“We have identified that the extensive pollution haze emanating from Asia may be re-shaping rainfall patterns in northern Australia but we wonder what impact natural and human-generated aerosols are having across the rest of the country,” Dr Rotstayn said.
Aerosols are fine particles suspended in the atmosphere. Sources of human-generated aerosols include industry, motor vehicles and vegetation burning. Natural sources include volcanoes, dust storms and ocean plankton. Human-generated aerosols have long been known to exert a cooling effect on climate. This has partly masked the warming effect of increasing greenhouse gases. As aerosol pollution is predicted to decrease over the next few decades, unmasking of the greenhouse effect may lead to accelerated global warming.
However, in an address tomorrow to the International Conference on Southern Hemisphere Meteorology and Oceanography in Melbourne, Dr Rotstayn said aerosols are much more than a 'negative greenhouse gas' because they can actively force changes in winds and ocean currents by altering the distribution of solar heating at the earth’s surface.
“We have identified that the extensive pollution haze emanating from Asia may be re-shaping rainfall patterns in northern Australia but we wonder what impact natural and human-generated aerosols are having across the rest of the country,” Dr Rotstayn said.“Recent climate modelling at CSIRO shows that there may be important effects on Australian climate due to aerosol pollution from the Northern Hemisphere. These include an increase of rainfall in north-western Australia, and an increase of air pressure over southern Australia, which may have contributed to less rainfall there.
“New simulations with the CSIRO climate model also show big improvements in the simulation of El Niño and the associated natural rainfall variability over eastern Australia, when natural and human-generated aerosols are included in the model. Natural aerosol includes Australian dust, which may be the key factor that improved our simulation. A realistic simulation of natural rainfall variability is essential if a climate model is to be used to improve our understanding of Australian rainfall changes.
Dr Rotstayn said that further research into how aerosols are influencing climate and rainfall patterns across Australia is critical to scientists’ ability to more accurately predict the longer-term effects of climate change.
“It is crucial to quantify the relative roles of different drivers of recent Australian rainfall changes. A rainfall decline attributed to natural variability will be a passing phenomenon, and changes forced by human-generated aerosols are likely to be more short-term than changes forced by increasing greenhouse gases. The implications for decision makers will be very different, depending on whether the drivers are long-term or short-term,” Dr Rotstayn said.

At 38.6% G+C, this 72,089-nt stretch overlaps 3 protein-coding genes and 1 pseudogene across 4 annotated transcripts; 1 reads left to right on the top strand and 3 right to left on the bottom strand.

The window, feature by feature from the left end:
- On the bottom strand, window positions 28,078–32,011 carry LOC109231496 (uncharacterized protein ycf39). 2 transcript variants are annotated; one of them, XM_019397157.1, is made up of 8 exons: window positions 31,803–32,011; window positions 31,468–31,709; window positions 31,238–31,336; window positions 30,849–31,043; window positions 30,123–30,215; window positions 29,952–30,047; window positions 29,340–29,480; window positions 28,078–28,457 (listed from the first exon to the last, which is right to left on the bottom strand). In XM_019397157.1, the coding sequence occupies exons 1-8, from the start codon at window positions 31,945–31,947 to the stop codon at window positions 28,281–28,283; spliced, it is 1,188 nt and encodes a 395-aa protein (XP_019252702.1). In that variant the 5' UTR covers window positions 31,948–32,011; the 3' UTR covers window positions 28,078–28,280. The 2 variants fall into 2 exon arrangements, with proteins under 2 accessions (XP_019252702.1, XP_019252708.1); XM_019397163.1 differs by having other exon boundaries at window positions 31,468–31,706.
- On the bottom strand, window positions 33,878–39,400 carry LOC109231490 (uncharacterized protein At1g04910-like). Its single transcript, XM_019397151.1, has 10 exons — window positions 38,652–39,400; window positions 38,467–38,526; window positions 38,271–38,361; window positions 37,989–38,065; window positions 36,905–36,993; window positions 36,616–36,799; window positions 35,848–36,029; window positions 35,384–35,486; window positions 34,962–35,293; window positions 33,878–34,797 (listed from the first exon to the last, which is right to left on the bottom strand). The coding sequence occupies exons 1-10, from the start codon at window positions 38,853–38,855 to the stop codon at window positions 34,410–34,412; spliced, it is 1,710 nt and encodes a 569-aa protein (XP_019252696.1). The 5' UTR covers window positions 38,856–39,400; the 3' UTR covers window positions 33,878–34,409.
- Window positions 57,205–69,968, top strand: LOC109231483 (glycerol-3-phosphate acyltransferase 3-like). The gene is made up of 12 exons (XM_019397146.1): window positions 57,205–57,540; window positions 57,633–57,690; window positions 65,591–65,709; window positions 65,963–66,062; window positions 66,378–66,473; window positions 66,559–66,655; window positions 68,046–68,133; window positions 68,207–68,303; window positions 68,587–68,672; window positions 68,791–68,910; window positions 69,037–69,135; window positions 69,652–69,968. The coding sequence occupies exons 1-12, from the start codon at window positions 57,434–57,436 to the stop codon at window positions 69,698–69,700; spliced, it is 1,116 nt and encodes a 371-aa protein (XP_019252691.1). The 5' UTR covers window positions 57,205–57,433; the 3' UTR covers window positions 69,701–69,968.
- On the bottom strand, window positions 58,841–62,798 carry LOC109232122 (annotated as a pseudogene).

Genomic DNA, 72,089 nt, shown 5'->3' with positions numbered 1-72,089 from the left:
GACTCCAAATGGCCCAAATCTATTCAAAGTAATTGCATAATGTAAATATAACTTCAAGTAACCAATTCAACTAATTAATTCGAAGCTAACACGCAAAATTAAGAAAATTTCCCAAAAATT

Simon Torok | EurekAlert!
Geochemists measure new composition of Earth’s mantle
17.09.2019 | Westfälische Wilhelms-Universität Münster
Low sea-ice cover in the Arctic
13.09.2019 | Alfred-Wegener-Institut, Helmholtz-Zentrum für Polar- und Meeresforschung
How long the battery of your phone or computer lasts depends on how many lithium ions can be stored in the battery's negative electrode material. If the battery runs out of these ions, it can't generate an electrical current to run a device and ultimately fails.
Materials with a higher lithium ion storage capacity are either too heavy or the wrong shape to replace graphite, the electrode material currently used in...
To process information, photons must interact. However, these tiny packets of light want nothing to do with each other, each passing by without altering the...
Researchers from the Department of Atomically Resolved Dynamics of the Max Planck Institute for the Structure and Dynamics of Matter (MPSD) at the Center for Free-Electron Laser Science in Hamburg, the University of Hamburg and the European Molecular Biology Laboratory (EMBL) outstation in the city have developed a new method to watch biomolecules at work. This method dramatically simplifies starting enzymatic reactions by mixing a cocktail of small amounts of liquids with protein crystals. Determination of the protein structures at different times after mixing can be assembled into a time-lapse sequence that shows the molecular foundations of biology.
The functions of biomolecules are determined by their motions and structural changes. Yet it is a formidable challenge to understand these dynamic motions.
At the International Symposium on Automotive Lighting 2019 (ISAL) in Darmstadt from September 23 to 25, 2019, the Fraunhofer Institute for Organic Electronics, Electron Beam and Plasma Technology FEP, a provider of research and development services in the field of organic electronics, will present OLED light strips of any length with additional functionalities for the first time at booth no. 37.
Almost everyone is familiar with light strips for interior design. LED strips are available by the metre in DIY stores around the corner and are just as often...
Later during this century, around 2060, a paradigm shift in global energy consumption is expected: we will spend more energy for cooling than for heating....
19.09.2019 | Event News
10.09.2019 | Event News
04.09.2019 | Event News
20.09.2019 | Life Sciences
20.09.2019 | Life Sciences
20.09.2019 | Life Sciences